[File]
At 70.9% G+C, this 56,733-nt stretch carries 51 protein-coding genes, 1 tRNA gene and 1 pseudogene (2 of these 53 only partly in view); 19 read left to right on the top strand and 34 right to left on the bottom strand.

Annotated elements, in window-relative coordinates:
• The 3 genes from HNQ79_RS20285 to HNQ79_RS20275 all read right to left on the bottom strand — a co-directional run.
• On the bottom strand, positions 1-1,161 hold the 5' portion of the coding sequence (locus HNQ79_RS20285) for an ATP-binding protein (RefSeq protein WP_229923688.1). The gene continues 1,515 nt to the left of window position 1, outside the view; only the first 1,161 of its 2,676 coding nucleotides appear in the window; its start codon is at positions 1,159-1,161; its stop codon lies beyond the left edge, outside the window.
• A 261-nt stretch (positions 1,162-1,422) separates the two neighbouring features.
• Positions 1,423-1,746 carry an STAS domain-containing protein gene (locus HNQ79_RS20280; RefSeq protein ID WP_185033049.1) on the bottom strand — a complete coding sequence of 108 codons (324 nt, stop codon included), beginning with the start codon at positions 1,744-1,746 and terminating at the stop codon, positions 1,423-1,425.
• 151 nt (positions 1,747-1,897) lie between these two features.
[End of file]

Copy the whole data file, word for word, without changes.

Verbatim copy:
At 70.9% G+C, this 56,733-nt stretch carries 51 protein-coding genes, 1 tRNA gene and 1 pseudogene (2 of these 53 only partly in view); 19 read left to right on the top strand and 34 right to left on the bottom strand.

Annotated elements, in window-relative coordinates:
• The 3 genes from HNQ79_RS20285 to HNQ79_RS20275 all read right to left on the bottom strand — a co-directional run.
• On the bottom strand, positions 1-1,161 hold the 5' portion of the coding sequence (locus HNQ79_RS20285) for an ATP-binding protein (RefSeq protein WP_229923688.1). The gene continues 1,515 nt to the left of window position 1, outside the view; only the first 1,161 of its 2,676 coding nucleotides appear in the window; its start codon is at positions 1,159-1,161; its stop codon lies beyond the left edge, outside the window.
• A 261-nt stretch (positions 1,162-1,422) separates the two neighbouring features.
• Positions 1,423-1,746 carry an STAS domain-containing protein gene (locus HNQ79_RS20280; RefSeq protein ID WP_185033049.1) on the bottom strand — a complete coding sequence of 108 codons (324 nt, stop codon included), beginning with the start codon at positions 1,744-1,746 and terminating at the stop codon, positions 1,423-1,425.
• 151 nt (positions 1,747-1,897) lie between these two features.